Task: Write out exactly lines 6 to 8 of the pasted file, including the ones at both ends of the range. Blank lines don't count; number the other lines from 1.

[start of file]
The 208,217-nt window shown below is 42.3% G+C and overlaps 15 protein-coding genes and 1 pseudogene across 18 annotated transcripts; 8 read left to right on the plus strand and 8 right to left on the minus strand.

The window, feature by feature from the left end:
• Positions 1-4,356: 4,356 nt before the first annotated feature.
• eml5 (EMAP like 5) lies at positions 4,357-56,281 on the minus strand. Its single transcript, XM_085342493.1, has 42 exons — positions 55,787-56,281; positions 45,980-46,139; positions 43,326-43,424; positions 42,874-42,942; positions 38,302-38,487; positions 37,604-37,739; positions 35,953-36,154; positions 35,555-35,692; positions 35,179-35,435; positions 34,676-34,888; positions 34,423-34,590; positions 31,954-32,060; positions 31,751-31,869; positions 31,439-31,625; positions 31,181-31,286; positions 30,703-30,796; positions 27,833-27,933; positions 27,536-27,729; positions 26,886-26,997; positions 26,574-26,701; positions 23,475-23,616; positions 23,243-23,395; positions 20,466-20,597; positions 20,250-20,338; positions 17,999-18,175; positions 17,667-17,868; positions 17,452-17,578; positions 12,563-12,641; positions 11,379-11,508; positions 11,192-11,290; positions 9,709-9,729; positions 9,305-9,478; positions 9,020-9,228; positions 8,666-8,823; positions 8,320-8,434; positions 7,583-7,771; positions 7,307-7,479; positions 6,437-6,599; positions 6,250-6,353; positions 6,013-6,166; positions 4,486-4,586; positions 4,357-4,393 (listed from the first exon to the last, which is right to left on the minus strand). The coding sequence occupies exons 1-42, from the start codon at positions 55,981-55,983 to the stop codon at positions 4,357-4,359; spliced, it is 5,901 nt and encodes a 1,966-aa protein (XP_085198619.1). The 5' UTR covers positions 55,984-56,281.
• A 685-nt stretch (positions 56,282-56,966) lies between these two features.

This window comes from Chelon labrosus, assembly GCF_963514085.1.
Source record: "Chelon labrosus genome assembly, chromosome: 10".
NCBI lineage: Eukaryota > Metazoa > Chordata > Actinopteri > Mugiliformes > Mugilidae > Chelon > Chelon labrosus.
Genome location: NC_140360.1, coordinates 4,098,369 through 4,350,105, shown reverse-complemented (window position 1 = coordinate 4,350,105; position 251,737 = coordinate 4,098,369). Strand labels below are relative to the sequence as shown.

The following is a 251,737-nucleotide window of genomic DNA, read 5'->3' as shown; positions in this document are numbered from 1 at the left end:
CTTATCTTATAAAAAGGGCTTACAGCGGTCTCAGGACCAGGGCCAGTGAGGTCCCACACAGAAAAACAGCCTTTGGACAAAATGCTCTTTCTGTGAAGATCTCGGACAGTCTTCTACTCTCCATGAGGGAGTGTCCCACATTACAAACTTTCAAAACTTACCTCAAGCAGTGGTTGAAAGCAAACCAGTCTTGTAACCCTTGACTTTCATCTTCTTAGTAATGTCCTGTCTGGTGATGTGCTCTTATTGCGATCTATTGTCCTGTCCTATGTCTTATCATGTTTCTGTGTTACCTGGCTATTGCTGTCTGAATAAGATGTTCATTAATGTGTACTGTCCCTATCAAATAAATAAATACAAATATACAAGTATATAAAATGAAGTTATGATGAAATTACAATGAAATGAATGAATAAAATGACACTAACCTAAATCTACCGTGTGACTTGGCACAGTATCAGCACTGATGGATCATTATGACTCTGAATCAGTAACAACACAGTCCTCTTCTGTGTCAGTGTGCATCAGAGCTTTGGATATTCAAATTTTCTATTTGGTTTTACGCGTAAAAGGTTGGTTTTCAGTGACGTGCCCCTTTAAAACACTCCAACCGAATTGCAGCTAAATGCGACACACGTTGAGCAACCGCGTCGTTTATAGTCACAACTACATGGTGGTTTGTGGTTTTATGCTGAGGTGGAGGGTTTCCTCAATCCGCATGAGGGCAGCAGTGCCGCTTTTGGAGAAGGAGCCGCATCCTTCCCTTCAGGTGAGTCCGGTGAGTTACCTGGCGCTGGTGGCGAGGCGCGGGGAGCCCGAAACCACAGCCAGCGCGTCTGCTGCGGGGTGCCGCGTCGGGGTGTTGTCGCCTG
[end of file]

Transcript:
This window comes from Chelon labrosus, assembly GCF_963514085.1.
Source record: "Chelon labrosus genome assembly, chromosome: 10".
NCBI lineage: Eukaryota > Metazoa > Chordata > Actinopteri > Mugiliformes > Mugilidae > Chelon > Chelon labrosus.